Avoid common mistakes while measuring the compressive strength of concrete.
By Mitch Rector
Editor’s Note: This article is intended to serve as a reference guide for entry-level production employees.
Manufacturing a quality precast concrete product is a lot like grilling a good steak. One major consideration is how long you wait. The longer you wait, the longer the steak takes up valuable space on the grill, and if you wait too long you’ll overcook the meat. However, if you remove it too early, it may not have a good sear or be undercooked.
Just like you can use a poke test to determine how far along a steak is during cooking, you can use a test to determine the strength of your concrete. But instead of a light touch with your finger, a specialized piece of equipment is used to apply several thousand pounds of force.
Different day strengths
Concrete’s strength comes from a chemical reaction between cement and water. This creates a paste, binding the aggregates together. As time progresses, more cement can react, causing the concrete to become stronger. The strength of the concrete is not just important for design, but also for production. In wet-cast production, the earlier concrete reaches a minimum stripping strength, the sooner it can be removed from a form and the form can be used for the next product. So how are stripping and design strengths determined?
The compressive testing process
A concrete compressive strength test machine works by progressively applying force on a specimen. Because strength is defined as the maximum load carried divided by the average cross-section area, the most logical way to determine the strength of a specimen is to load it until it fails. However, this would be impractical to perform for all precast concrete products. Instead, small concrete cylinders are cast and used. Cylinders are commonly 4 by 8 inches or 6 by 12 inches in size. These specimens are easy to cast and require little storage space, especially when produced in large amounts. It is important to cast the cylinders using the same concrete mix so cylinder strengths can be compared.
According to the National Precast Concrete Association Quality Control Manual for Precast Concrete Plants, section 126.96.36.199, at least four compressive strength specimens must be cast for each 150 cubic yards of concrete of each mix or once every week, whichever occurs first. Two specimens are tested at or before seven days after casting. The average of the two specimens helps keep quality consistent. The same process is repeated with two other specimens at or before 28 days after casting.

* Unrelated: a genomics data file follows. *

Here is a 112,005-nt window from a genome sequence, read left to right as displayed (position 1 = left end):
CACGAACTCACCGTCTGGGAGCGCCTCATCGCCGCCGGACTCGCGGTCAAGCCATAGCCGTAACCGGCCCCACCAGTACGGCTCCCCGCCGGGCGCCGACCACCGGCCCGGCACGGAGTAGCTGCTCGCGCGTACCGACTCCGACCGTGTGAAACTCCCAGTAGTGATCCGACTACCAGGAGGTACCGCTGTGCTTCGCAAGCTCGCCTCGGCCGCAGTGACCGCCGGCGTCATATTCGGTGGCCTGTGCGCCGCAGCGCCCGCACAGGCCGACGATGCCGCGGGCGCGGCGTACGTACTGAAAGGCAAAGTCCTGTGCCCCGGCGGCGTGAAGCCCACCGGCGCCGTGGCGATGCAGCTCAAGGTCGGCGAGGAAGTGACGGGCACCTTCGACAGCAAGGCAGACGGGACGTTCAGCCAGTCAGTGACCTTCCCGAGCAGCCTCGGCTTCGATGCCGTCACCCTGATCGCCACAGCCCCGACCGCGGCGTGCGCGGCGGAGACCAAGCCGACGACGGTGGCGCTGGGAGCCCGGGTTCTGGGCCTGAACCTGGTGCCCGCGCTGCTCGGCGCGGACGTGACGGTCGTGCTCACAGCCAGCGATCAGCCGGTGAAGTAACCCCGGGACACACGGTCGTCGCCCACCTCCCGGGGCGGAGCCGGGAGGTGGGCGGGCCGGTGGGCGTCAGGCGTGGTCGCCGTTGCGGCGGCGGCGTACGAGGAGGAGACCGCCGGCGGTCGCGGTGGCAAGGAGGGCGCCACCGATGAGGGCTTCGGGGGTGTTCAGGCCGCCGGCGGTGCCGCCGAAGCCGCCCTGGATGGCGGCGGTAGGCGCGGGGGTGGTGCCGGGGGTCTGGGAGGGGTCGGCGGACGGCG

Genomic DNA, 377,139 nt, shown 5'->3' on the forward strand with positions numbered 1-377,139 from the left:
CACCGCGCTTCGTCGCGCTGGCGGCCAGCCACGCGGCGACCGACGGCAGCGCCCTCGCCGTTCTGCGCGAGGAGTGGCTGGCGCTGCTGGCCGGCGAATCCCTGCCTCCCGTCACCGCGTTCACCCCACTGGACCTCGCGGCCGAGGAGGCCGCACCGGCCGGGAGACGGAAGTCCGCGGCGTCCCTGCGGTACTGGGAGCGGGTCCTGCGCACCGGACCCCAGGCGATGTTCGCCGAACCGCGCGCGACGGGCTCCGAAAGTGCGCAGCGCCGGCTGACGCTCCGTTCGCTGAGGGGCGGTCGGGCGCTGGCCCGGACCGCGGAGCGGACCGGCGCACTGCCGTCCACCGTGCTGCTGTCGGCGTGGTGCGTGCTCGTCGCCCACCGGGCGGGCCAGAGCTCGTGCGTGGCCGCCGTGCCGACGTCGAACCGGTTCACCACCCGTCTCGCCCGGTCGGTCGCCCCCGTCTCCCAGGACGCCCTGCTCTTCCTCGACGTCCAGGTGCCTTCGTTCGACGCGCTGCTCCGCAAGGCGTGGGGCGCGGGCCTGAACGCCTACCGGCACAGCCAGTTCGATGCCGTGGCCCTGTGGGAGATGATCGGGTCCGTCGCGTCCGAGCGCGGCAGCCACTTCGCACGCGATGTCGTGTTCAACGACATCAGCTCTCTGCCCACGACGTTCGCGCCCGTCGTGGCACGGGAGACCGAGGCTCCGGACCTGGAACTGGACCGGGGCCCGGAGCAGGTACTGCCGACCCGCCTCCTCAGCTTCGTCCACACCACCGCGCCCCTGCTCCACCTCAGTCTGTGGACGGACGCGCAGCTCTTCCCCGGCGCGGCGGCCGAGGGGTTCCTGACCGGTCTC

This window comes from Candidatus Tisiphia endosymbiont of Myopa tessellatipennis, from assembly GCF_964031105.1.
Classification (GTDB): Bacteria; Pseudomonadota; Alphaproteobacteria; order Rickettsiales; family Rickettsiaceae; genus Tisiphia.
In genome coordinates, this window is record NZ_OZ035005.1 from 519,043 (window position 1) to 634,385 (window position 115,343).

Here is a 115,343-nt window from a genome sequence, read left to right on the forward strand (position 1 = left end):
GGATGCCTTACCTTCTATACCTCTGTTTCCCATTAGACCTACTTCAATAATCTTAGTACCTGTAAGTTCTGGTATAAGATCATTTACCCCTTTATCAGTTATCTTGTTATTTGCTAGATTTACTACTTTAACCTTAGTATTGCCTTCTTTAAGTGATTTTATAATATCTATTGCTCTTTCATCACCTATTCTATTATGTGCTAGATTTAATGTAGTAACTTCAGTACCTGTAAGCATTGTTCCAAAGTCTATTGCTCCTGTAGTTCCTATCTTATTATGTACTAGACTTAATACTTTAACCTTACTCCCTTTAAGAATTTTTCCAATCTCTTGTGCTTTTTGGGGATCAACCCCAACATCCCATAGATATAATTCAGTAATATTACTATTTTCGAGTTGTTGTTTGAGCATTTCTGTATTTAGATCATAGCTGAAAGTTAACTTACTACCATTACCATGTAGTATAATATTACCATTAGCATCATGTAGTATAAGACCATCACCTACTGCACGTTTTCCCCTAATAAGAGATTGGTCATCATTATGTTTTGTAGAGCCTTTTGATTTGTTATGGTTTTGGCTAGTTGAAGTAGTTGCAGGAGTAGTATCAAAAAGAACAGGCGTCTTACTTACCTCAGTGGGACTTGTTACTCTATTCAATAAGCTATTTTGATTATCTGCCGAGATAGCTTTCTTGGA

It is important to fully test the specimens until failure.
Moisture is another common problem when handling or storing cylinders. Due to the chemistry of cement, a dry specimen can show a higher strength than a damp one. This could cause major problems if of the two 7-day specimens tested, one is wet and the other is dry.
“Pretty often they are pulled out and not kept moist-cured up until the time to break them,” Pritchard said. “According to ASTM, the ones that require moist curing should be broken while still damp.”
Another common problem can arise from how the specimen fits into the testing machine.
“The ones that are probably showing the largest impact on the breaks to me would be alignment in the machine, proper seating of the bearing surfaces and making sure the cylinder is centered,” Pritchard said.
A specimen that is misaligned or off-center can develop a point load, which will cause side fractures at the top or the bottom.
Section 7 of ASTM C39 states, “Place the plain (lower) bearing block, with its hardened face up, on the table or platen of the testing machine directly under the spherically seated (upper) bearing block.” Then the upper and lower bearing faces are wiped clean before the specimen is placed on the lower bearing block. When unbonded caps are used, the caps should be centered on the cylinder. The specimen is then aligned with the center of thrust through the spherically seated block.
Finally, it is important to use a proper rate of loading when testing a specimen. A low rate of loading will cause the test to take a long time. Additionally, a low rate of loading will cause the specimen to undergo creep, generating lower strength results. Conversely, high loading rates will affect the material properties of concrete by temporarily increasing the compressive strength. This means that the strength of the specimen will not accurately reflect the properties of the mix. What is a proper loading rate, then?
ASTM C39 states that the rate of loading must be applied continuously and without shock or sudden increases. An acceptable load rate is 28-to-42 psi. A higher loading rate is allowed in the first half of the loading phase, but it must be applied in a careful and controlled manner to avoid shock loading. As the suspected failure load approaches, it is important to not adjust the loading rate. It’s important to be mindful that the rate a specimen is loaded is a significant part of performing an accurate compression test. Once the test is complete, caution must still be taken.
“The one biggest issue I’ve had in the past would be transposition and documentation and not getting everything recorded properly,” Pritchard said. “They might transpose a number or record it on the wrong sheet.”
This small part can cause the biggest problems, so always ensure that you are recording the right numbers in the right place.
All it takes is a split-second distraction to cause a steak to head into well-done territory, and all it takes is a quick moment of carelessness to render a day’s work invalid. Being alert of every step in the testing process is an important part of creating a quality piece of concrete.
Mitch Rector is a technical services engineer with NPCA.